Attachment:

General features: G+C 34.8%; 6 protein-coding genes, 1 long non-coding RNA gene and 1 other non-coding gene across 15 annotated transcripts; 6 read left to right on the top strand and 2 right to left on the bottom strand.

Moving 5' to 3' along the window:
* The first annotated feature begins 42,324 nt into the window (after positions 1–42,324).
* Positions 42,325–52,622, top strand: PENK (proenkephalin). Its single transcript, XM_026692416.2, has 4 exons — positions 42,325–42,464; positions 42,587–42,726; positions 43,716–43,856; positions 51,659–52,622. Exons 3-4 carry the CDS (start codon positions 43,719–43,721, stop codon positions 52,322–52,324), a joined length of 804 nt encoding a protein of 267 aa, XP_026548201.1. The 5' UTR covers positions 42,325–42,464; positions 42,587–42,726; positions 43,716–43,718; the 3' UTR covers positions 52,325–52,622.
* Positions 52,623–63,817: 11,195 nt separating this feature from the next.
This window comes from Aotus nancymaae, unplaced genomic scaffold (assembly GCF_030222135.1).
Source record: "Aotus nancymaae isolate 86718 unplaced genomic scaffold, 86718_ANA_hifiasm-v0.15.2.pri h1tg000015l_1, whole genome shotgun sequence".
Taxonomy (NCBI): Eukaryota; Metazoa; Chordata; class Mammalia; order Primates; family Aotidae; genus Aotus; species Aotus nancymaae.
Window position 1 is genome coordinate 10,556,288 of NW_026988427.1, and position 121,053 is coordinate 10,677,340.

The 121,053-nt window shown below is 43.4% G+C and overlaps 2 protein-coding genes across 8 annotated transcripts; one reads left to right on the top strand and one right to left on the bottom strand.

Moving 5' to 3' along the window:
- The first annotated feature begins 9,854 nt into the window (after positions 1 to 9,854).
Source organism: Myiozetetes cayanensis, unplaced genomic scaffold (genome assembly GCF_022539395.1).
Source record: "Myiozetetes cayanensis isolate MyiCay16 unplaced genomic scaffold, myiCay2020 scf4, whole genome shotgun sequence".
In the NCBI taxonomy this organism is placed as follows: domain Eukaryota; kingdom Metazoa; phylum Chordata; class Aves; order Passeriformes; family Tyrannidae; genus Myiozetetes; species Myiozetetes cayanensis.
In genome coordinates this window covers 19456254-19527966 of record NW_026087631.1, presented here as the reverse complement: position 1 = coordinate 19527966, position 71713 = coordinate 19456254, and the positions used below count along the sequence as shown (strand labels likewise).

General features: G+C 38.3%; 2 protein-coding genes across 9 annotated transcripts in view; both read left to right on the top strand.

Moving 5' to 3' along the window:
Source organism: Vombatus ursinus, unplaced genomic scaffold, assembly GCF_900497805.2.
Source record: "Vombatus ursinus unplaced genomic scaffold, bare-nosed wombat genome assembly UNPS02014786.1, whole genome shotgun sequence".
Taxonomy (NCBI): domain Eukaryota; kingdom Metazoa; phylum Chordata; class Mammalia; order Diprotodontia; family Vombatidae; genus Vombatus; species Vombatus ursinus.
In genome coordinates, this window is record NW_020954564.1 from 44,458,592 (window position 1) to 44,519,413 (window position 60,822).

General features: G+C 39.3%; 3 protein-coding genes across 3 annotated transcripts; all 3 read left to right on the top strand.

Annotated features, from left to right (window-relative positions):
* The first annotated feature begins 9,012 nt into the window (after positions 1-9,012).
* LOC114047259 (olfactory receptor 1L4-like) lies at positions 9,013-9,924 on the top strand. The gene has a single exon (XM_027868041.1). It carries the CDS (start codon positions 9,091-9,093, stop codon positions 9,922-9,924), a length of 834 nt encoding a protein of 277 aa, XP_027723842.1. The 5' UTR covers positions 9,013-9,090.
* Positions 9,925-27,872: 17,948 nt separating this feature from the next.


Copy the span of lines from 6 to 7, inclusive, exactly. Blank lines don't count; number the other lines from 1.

This window comes from Aotus nancymaae, unplaced genomic scaffold (assembly GCF_030222135.1).
Source record: "Aotus nancymaae isolate 86718 unplaced genomic scaffold, 86718_ANA_hifiasm-v0.15.2.pri h1tg000015l_1, whole genome shotgun sequence".